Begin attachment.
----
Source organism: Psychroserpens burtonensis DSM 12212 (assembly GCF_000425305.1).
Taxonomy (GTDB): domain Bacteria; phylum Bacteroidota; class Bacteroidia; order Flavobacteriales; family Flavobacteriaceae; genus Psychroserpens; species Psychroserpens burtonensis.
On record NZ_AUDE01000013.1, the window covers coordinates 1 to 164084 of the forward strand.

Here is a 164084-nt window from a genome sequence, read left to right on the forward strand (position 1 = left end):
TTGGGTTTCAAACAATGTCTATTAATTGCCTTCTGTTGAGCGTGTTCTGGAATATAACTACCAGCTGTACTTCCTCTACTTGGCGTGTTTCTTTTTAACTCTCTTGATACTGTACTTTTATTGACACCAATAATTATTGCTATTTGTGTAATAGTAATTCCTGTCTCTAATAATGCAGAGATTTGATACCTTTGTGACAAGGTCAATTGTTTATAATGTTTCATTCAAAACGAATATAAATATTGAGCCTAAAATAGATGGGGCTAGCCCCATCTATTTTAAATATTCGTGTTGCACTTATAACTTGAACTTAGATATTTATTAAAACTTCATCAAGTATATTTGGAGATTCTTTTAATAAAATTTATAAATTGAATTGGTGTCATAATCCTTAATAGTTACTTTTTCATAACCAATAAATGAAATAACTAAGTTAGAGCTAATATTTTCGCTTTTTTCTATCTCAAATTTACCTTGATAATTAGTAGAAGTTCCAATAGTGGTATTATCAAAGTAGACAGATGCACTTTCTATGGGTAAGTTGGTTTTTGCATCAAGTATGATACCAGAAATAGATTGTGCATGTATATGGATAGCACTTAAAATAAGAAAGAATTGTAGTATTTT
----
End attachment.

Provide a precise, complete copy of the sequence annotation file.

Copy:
Source organism: Psychroserpens burtonensis DSM 12212 (assembly GCF_000425305.1).
Taxonomy (GTDB): domain Bacteria; phylum Bacteroidota; class Bacteroidia; order Flavobacteriales; family Flavobacteriaceae; genus Psychroserpens; species Psychroserpens burtonensis.
On record NZ_AUDE01000013.1, the window covers coordinates 1 to 164084 of the forward strand.

Here is a 164084-nt window from a genome sequence, read left to right on the forward strand (position 1 = left end):
TTGGGTTTCAAACAATGTCTATTAATTGCCTTCTGTTGAGCGTGTTCTGGAATATAACTACCAGCTGTACTTCCTCTACTTGGCGTGTTTCTTTTTAACTCTCTTGATACTGTACTTTTATTGACACCAATAATTATTGCTATTTGTGTAATAGTAATTCCTGTCTCTAATAATGCAGAGATTTGATACCTTTGTGACAAGGTCAATTGTTTATAATGTTTCATTCAAAACGAATATAAATATTGAGCCTAAAATAGATGGGGCTAGCCCCATCTATTTTAAATATTCGTGTTGCACTTATAACTTGAACTTAGATATTTATTAAAACTTCATCAAGTATATTTGGAGATTCTTTTAATAAAATTTATAAATTGAATTGGTGTCATAATCCTTAATAGTTACTTTTTCATAACCAATAAATGAAATAACTAAGTTAGAGCTAATATTTTCGCTTTTTTCTATCTCAAATTTACCTTGATAATTAGTAGAAGTTCCAATAGTGGTATTATCAAAGTAGACAGATGCACTTTCTATGGGTAAGTTGGTTTTTGCATCAAGTATGATACCAGAAATAGATTGTGCATGTATATGGATAGCACTTAAAATAAGAAAGAATTGTAGTATTTT